First of its kind theatre for Coventry

Darlings ... (L-R) City council sports and arts manager David Nuttall, Theatre Absolute Artistic Director Chris O’Connell and city councillor Gary Ridley

August 22, 2009

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A CHIP shop is to be transformed into a temporary theatre in Coventry – a first of its kind for the UK.

For 18 months actors will entertain City Arcade shoppers at the former Fishy Moores chippy.

While building owners Coventry Council hope to boost business in the city, actors from Theatre Absolute are using it as a chance to introduce ‘garage theatre’ to the UK.

Artistic Director Chris O’Connell said: “I’ve just come back from America and in Chicago they do this sort of thing all the time.

“They create theatre in shops.

“Unfortunately some in this country still think of theatre as something that’s high brow and not for them.

“But this is a great chance for people to walk in and realise that theatre’s for everybody.”

Mr O’Connell approached the council after noticing how many shops were being closed as the credit crunch bites.

Across the city more than 60 stores are empty and in City Arcade alone at least six of the 40 shops are unoccupied.

Mr O’Connell said: “Creating a shop front theatre was imagined first and foremost as a cultural provocation to the city, we are diverse and prolific in the range of artists living and working in Coventry.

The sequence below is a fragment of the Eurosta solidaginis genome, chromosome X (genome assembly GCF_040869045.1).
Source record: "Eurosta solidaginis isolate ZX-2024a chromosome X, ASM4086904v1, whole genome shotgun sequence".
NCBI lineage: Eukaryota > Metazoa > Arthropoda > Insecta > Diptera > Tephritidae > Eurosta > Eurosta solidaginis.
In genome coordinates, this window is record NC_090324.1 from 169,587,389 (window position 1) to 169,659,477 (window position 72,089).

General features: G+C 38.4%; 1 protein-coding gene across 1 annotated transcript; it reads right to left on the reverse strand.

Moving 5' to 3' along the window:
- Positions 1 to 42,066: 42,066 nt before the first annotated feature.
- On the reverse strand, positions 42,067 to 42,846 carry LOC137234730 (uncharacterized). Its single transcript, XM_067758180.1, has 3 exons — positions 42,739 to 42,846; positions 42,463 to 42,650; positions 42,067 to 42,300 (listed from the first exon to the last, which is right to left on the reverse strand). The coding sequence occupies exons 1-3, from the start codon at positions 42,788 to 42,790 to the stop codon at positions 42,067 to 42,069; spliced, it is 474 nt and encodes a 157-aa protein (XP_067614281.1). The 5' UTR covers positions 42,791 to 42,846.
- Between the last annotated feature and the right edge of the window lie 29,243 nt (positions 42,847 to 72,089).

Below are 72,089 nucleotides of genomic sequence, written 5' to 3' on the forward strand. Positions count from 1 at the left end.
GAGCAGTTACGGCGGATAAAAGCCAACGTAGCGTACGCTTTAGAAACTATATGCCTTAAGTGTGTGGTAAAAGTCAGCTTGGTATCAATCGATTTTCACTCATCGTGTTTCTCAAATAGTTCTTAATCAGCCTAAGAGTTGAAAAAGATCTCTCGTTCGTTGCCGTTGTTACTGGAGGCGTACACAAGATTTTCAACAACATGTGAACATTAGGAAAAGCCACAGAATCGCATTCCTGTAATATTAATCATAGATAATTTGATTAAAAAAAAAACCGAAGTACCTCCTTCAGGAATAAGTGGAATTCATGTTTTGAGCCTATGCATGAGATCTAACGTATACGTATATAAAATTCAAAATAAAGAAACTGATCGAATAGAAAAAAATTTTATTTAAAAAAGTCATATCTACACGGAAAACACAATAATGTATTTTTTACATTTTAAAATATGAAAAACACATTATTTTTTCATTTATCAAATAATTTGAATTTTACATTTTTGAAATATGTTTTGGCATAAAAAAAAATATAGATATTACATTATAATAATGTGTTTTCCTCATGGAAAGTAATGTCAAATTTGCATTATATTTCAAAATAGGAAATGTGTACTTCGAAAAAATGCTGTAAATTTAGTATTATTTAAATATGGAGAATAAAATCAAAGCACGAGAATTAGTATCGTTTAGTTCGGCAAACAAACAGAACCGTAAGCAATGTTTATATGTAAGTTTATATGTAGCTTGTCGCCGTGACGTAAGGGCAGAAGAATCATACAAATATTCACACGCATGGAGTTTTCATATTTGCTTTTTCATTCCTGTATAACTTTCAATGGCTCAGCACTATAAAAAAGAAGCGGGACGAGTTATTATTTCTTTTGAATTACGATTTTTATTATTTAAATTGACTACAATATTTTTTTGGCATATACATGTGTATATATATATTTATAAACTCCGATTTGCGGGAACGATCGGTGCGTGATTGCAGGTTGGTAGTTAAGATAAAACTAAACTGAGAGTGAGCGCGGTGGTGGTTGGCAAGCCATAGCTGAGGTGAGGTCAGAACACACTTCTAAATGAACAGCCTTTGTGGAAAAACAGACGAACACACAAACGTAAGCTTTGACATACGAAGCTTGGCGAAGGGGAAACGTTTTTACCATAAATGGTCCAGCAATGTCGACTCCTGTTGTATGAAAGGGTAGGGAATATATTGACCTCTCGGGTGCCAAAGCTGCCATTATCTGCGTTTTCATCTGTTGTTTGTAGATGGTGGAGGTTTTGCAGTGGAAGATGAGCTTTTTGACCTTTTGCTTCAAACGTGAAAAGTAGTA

“The city has always been renowned for its creativity and innovation, and as the region and the nation endure a time of recession, it’s an opportune moment to re-think the role the arts can play in regenerating and revitalising the city centre.”

He added that his company would be seeking cash from The Arts Council and other bodies to fund the project – although its full cost is not yet known.

Coventry City Council has agreed to forego rent for the 18 months the shop is used as a theatre.

Cllr Gary Ridley, cabinet member for city development said, “This idea of live, shop front theatre is very exciting and typically creative for Coventry and has the potential to attract lots of people to City Arcade and the rest of the city centre.

“There is no doubt that this is a difficult time, but we are doing what we can to try and support businesses and keep the city centre open for business, welcoming to shoppers and attractive to potential new traders.”

And the move appears to have been welcomed by traders.

Girish Parekh, owner of the Coventry Computer Centre and chairman of the Greyfriars Walk association, said:

“To be honest we’d prefer a business was moved into the premise.

“But as long as it is attracting shoppers into the area it’s got to be better than having an empty shop.”

Theatre Absolute plans to put on at least three productions at the shop as well as hosting writing classes.

Shows will start in December.

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